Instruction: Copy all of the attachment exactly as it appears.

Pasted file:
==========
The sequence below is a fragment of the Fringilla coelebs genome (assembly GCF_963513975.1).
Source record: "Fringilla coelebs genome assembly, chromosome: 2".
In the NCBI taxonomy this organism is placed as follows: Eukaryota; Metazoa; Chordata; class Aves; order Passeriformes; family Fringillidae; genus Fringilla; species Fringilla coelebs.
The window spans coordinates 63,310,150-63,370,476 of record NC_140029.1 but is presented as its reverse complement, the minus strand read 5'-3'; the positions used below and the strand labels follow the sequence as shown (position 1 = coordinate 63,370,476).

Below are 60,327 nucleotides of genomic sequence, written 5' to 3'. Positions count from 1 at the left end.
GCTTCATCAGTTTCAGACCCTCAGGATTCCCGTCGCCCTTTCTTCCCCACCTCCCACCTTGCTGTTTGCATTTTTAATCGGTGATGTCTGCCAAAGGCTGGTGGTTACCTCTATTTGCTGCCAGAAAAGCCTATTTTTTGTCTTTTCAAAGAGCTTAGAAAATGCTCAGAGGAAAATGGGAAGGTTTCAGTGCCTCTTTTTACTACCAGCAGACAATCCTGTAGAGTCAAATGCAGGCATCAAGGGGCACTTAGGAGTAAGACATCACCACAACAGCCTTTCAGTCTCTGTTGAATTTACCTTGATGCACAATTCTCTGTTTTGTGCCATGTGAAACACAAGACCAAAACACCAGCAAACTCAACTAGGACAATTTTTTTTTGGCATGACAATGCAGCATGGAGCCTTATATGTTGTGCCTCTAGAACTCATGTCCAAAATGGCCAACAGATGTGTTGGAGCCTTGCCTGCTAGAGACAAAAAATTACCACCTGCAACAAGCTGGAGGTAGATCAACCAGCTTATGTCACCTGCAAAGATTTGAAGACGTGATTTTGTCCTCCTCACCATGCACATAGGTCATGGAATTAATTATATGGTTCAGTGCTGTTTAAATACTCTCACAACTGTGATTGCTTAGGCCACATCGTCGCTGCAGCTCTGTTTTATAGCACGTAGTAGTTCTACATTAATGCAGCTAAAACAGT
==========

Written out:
The sequence below is a fragment of the Fringilla coelebs genome (assembly GCF_963513975.1).
Source record: "Fringilla coelebs genome assembly, chromosome: 2".
In the NCBI taxonomy this organism is placed as follows: Eukaryota; Metazoa; Chordata; class Aves; order Passeriformes; family Fringillidae; genus Fringilla; species Fringilla coelebs.
The window spans coordinates 63,310,150-63,370,476 of record NC_140029.1 but is presented as its reverse complement, the minus strand read 5'-3'; the positions used below and the strand labels follow the sequence as shown (position 1 = coordinate 63,370,476).

Below are 60,327 nucleotides of genomic sequence, written 5' to 3'. Positions count from 1 at the left end.
GCTTCATCAGTTTCAGACCCTCAGGATTCCCGTCGCCCTTTCTTCCCCACCTCCCACCTTGCTGTTTGCATTTTTAATCGGTGATGTCTGCCAAAGGCTGGTGGTTACCTCTATTTGCTGCCAGAAAAGCCTATTTTTTGTCTTTTCAAAGAGCTTAGAAAATGCTCAGAGGAAAATGGGAAGGTTTCAGTGCCTCTTTTTACTACCAGCAGACAATCCTGTAGAGTCAAATGCAGGCATCAAGGGGCACTTAGGAGTAAGACATCACCACAACAGCCTTTCAGTCTCTGTTGAATTTACCTTGATGCACAATTCTCTGTTTTGTGCCATGTGAAACACAAGACCAAAACACCAGCAAACTCAACTAGGACAATTTTTTTTTGGCATGACAATGCAGCATGGAGCCTTATATGTTGTGCCTCTAGAACTCATGTCCAAAATGGCCAACAGATGTGTTGGAGCCTTGCCTGCTAGAGACAAAAAATTACCACCTGCAACAAGCTGGAGGTAGATCAACCAGCTTATGTCACCTGCAAAGATTTGAAGACGTGATTTTGTCCTCCTCACCATGCACATAGGTCATGGAATTAATTATATGGTTCAGTGCTGTTTAAATACTCTCACAACTGTGATTGCTTAGGCCACATCGTCGCTGCAGCTCTGTTTTATAGCACGTAGTAGTTCTACATTAATGCAGCTAAAACAGT